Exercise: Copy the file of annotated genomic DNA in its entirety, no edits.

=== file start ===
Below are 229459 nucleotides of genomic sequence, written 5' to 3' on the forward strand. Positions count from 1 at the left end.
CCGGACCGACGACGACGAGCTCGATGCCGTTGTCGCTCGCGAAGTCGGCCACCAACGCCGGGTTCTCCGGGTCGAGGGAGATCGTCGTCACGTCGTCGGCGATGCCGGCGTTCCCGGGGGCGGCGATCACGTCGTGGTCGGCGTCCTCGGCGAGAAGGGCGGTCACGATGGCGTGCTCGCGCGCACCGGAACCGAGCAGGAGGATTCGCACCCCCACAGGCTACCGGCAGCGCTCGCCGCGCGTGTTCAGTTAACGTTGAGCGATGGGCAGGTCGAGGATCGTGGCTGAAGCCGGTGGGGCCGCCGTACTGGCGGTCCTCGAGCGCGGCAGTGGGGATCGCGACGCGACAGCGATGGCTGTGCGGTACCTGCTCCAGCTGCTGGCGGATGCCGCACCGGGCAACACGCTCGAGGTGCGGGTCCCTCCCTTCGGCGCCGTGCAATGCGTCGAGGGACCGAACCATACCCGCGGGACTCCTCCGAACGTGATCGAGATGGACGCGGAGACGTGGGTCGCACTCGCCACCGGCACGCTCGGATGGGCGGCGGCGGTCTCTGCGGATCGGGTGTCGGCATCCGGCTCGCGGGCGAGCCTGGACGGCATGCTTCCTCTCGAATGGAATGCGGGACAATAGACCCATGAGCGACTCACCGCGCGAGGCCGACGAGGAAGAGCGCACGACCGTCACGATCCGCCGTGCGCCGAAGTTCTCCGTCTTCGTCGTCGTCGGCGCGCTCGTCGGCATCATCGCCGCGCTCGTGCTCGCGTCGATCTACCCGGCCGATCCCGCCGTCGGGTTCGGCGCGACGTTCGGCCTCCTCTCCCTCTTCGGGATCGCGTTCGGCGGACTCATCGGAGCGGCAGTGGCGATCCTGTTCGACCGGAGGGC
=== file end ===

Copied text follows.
Below are 229459 nucleotides of genomic sequence, written 5' to 3' on the forward strand. Positions count from 1 at the left end.
CCGGACCGACGACGACGAGCTCGATGCCGTTGTCGCTCGCGAAGTCGGCCACCAACGCCGGGTTCTCCGGGTCGAGGGAGATCGTCGTCACGTCGTCGGCGATGCCGGCGTTCCCGGGGGCGGCGATCACGTCGTGGTCGGCGTCCTCGGCGAGAAGGGCGGTCACGATGGCGTGCTCGCGCGCACCGGAACCGAGCAGGAGGATTCGCACCCCCACAGGCTACCGGCAGCGCTCGCCGCGCGTGTTCAGTTAACGTTGAGCGATGGGCAGGTCGAGGATCGTGGCTGAAGCCGGTGGGGCCGCCGTACTGGCGGTCCTCGAGCGCGGCAGTGGGGATCGCGACGCGACAGCGATGGCTGTGCGGTACCTGCTCCAGCTGCTGGCGGATGCCGCACCGGGCAACACGCTCGAGGTGCGGGTCCCTCCCTTCGGCGCCGTGCAATGCGTCGAGGGACCGAACCATACCCGCGGGACTCCTCCGAACGTGATCGAGATGGACGCGGAGACGTGGGTCGCACTCGCCACCGGCACGCTCGGATGGGCGGCGGCGGTCTCTGCGGATCGGGTGTCGGCATCCGGCTCGCGGGCGAGCCTGGACGGCATGCTTCCTCTCGAATGGAATGCGGGACAATAGACCCATGAGCGACTCACCGCGCGAGGCCGACGAGGAAGAGCGCACGACCGTCACGATCCGCCGTGCGCCGAAGTTCTCCGTCTTCGTCGTCGTCGGCGCGCTCGTCGGCATCATCGCCGCGCTCGTGCTCGCGTCGATCTACCCGGCCGATCCCGCCGTCGGGTTCGGCGCGACGTTCGGCCTCCTCTCCCTCTTCGGGATCGCGTTCGGCGGACTCATCGGAGCGGCAGTGGCGATCCTGTTCGACCGGAGGGC